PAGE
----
Monday night, millions of Americans, expectant and weary, settled in for the finale of “The Bachelorette,” to find out to whom Rachel Lindsay, the breezy Texan protagonist, would offer her final rose.
A couple of episodes earlier, when Peter met members of Rachel’s family, they had been reassured by his hesitance, which seemed like a sign of seriousness. Part of what had endeared her to fans was her practicality: Rachel wanted to get married. “I feel like he’s fighting it.”“The Bachelorette” is not a show that rewards Peter’s strain of seriousness, however valiant it might seem.Now, in the final week, Peter reiterated his reservations. It seems abundantly clear that, if he and Rachel had met outside of this champagne-filled petri dish, they would have continued their relationship and let it run its natural course, whether toward marriage or not.(The majority of “Bachelor” and “Bachelorette” couples, unsurprisingly, break up within a few months of taping.)Rachel and Peter’s stupefying, protracted breakup, which dominated the finale, called attention to the perversity of this formula.It was the only story line of the night that showed emotion.The loves, exes and relationships of Mariah Carey, listed by most recent.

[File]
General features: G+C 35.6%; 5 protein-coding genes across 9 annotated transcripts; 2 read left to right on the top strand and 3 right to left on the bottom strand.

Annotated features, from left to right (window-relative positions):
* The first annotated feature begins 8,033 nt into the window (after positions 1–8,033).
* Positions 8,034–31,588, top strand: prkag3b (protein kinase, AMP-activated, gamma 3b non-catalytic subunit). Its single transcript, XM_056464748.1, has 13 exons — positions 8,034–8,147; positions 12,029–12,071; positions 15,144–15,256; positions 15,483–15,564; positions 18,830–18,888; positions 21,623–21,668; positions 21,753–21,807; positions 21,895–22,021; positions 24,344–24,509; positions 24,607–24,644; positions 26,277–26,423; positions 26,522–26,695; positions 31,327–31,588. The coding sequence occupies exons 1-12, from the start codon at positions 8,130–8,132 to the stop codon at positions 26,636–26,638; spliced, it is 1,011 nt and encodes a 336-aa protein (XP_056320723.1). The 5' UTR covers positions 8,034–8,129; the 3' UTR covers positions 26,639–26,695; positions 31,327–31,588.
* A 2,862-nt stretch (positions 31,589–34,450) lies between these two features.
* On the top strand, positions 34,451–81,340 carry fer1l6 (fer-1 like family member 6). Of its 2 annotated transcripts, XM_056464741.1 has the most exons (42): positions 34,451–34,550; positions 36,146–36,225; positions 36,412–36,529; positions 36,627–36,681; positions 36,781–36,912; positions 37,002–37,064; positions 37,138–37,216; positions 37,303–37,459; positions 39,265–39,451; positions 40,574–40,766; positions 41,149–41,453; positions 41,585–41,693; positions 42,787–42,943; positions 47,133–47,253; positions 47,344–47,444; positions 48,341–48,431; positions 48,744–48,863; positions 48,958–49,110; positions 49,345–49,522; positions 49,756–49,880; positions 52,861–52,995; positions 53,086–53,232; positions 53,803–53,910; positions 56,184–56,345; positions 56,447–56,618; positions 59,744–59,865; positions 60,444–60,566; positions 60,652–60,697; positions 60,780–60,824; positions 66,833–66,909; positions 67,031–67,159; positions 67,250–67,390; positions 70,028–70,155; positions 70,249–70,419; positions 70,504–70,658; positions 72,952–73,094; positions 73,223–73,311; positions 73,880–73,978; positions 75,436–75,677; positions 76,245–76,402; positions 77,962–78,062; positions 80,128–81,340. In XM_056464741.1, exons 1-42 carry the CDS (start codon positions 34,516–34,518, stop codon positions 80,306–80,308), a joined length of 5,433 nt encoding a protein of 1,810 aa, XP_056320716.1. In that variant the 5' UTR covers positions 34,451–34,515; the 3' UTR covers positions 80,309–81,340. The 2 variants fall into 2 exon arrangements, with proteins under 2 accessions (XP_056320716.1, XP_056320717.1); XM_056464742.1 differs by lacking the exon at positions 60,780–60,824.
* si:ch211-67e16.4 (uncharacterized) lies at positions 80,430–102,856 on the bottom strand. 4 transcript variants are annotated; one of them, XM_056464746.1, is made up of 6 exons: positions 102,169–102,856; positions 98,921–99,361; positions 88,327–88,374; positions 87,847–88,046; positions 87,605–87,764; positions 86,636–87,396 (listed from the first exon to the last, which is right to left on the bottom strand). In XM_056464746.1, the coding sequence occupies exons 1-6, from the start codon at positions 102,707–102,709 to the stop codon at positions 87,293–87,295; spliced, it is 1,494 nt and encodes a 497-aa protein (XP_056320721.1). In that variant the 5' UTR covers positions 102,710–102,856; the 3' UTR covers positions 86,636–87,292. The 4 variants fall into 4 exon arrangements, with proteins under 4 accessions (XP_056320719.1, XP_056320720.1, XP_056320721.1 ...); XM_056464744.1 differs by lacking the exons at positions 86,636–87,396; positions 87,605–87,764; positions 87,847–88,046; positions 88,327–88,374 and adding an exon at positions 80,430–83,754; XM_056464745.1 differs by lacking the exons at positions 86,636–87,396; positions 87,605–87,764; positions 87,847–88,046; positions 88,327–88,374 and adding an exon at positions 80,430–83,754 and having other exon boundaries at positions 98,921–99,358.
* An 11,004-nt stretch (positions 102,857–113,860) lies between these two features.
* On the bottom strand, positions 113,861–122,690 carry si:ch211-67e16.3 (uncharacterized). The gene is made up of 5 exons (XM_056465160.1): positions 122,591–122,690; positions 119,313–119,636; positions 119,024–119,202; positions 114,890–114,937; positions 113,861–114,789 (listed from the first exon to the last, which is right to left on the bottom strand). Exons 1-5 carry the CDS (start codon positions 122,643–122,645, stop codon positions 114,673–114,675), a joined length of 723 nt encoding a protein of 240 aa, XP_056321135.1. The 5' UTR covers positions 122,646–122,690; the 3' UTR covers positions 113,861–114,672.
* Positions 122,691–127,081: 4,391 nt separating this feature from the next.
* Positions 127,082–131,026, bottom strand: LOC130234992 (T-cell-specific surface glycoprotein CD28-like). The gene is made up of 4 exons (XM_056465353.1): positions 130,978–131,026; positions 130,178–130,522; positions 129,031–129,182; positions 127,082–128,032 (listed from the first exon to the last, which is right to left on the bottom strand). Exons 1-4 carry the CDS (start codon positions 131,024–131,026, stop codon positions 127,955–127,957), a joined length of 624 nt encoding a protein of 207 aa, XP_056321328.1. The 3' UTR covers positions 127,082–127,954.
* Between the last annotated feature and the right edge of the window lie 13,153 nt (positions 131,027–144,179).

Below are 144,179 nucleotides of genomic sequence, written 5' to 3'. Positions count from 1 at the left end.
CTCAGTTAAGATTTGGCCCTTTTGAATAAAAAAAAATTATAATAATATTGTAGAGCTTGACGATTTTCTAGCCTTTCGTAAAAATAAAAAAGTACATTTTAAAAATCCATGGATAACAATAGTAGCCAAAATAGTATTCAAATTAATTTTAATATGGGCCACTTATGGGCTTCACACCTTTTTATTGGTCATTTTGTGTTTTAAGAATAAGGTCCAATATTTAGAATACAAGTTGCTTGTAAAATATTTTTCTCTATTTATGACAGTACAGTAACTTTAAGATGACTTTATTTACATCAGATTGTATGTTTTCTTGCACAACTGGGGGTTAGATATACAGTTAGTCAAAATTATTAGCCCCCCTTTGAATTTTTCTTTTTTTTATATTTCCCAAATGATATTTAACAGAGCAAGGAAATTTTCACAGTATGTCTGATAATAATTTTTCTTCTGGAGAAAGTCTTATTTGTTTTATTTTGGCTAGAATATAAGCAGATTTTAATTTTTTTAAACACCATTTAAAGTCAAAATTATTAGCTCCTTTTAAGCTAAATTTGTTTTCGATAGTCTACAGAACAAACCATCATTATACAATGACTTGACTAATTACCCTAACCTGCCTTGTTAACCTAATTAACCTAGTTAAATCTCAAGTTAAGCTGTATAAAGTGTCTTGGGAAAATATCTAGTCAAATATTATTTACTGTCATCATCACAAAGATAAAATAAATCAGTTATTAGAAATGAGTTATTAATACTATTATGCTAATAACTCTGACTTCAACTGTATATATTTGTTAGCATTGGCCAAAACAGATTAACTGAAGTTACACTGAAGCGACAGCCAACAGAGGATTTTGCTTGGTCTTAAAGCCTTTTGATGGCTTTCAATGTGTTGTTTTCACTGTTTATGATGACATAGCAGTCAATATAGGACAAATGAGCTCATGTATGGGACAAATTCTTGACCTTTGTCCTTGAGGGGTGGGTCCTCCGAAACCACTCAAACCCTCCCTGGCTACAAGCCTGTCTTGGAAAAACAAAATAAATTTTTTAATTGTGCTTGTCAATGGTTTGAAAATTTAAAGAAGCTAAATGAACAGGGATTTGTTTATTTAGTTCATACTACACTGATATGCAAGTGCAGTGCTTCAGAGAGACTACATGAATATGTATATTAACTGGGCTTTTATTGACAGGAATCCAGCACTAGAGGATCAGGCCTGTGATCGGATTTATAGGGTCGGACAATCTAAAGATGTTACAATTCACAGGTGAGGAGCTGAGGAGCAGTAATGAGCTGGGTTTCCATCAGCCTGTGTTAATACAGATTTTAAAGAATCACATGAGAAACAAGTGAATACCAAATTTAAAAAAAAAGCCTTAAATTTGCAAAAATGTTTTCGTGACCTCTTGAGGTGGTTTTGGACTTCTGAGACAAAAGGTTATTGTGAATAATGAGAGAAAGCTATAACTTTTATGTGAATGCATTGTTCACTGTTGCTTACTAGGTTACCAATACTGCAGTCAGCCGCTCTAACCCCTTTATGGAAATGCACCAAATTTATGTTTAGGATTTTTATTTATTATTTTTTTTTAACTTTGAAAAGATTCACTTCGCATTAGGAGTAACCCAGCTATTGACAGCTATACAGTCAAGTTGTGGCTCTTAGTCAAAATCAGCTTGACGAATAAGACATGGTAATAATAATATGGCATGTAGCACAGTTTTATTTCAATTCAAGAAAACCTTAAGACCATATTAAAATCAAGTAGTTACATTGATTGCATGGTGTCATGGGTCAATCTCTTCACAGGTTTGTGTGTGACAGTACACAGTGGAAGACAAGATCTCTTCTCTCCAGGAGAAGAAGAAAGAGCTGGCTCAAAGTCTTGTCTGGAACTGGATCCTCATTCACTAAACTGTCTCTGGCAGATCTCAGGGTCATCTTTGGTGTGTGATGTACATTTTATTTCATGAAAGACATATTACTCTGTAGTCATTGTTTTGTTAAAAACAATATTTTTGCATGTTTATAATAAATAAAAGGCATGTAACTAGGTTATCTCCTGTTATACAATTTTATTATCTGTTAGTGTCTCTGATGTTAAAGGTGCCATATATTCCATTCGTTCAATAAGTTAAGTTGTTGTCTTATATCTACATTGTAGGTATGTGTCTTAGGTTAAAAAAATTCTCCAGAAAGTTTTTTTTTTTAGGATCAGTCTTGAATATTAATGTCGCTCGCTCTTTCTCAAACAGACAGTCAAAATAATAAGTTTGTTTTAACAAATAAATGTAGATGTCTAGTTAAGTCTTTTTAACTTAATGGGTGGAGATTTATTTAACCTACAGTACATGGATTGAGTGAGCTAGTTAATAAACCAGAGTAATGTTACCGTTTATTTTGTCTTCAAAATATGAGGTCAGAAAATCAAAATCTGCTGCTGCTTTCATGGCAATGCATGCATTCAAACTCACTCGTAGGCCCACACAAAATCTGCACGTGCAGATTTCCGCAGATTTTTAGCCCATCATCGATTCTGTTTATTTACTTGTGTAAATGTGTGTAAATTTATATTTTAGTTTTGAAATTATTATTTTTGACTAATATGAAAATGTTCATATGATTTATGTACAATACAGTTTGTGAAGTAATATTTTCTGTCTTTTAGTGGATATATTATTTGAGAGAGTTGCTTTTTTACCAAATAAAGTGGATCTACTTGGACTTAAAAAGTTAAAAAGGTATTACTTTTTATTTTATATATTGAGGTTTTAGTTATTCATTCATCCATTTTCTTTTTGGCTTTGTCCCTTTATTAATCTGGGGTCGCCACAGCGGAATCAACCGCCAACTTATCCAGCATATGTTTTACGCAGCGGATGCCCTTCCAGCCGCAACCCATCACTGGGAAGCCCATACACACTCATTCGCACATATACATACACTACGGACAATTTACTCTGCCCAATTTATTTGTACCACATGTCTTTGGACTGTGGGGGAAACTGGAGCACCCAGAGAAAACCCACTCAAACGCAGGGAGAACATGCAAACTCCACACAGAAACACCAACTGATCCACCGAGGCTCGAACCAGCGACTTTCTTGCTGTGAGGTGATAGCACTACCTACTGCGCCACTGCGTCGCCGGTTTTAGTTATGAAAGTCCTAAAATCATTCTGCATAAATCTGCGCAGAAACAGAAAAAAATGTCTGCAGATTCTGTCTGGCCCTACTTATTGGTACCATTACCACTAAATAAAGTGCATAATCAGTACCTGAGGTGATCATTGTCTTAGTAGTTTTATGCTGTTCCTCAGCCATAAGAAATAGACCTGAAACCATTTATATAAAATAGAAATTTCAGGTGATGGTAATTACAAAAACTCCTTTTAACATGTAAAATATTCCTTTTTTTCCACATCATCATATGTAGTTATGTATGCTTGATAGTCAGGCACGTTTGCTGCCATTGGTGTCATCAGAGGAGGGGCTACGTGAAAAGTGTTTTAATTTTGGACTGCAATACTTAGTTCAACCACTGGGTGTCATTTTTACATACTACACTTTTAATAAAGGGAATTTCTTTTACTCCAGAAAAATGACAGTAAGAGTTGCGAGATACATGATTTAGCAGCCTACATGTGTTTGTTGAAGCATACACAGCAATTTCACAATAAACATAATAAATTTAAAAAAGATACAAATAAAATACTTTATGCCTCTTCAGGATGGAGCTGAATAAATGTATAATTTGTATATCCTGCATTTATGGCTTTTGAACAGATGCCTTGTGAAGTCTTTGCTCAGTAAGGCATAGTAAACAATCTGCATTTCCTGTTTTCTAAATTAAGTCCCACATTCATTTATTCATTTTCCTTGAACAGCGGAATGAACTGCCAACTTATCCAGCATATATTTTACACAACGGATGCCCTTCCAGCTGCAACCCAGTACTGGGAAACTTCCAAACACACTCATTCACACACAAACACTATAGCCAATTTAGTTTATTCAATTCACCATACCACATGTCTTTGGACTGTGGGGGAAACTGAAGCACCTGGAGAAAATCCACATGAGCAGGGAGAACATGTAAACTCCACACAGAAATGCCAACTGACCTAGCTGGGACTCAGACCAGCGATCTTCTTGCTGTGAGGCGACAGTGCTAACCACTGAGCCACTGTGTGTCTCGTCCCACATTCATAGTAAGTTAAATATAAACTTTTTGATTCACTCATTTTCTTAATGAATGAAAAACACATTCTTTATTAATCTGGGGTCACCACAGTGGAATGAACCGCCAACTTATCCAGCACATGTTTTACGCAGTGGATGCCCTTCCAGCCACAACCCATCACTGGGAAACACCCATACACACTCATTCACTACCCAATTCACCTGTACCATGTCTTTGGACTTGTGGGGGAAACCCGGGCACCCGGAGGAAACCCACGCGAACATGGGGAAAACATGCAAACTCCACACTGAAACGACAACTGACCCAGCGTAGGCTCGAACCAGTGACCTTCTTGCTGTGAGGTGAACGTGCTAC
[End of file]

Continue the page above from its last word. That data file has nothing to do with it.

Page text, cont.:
Over the years, Mariah Carey became almost as famous for her ex boyfriends as she was for her singing.
White responded to the outrage by reposting tweets from his loyal followers whose sentiments he apparently shared, but maybe he was too afraid to express.
In case anyone confused his “retweets” for his own thoughts, White repeatedly tweeted this disclaimer: But in reality the retweets must have equaled his opinion or he wouldn’t have taken the time to retweet them.
This is the show’s deep cynicism: the red roses and heartfelt professions are merely window dressing; the chase is to the ring—as material a goal as any other reality-show prize.
The viewers are romantics; the contestants are strategists.
Shortly thereafter he posted the wedding pics on his Twitter account and on Facebook.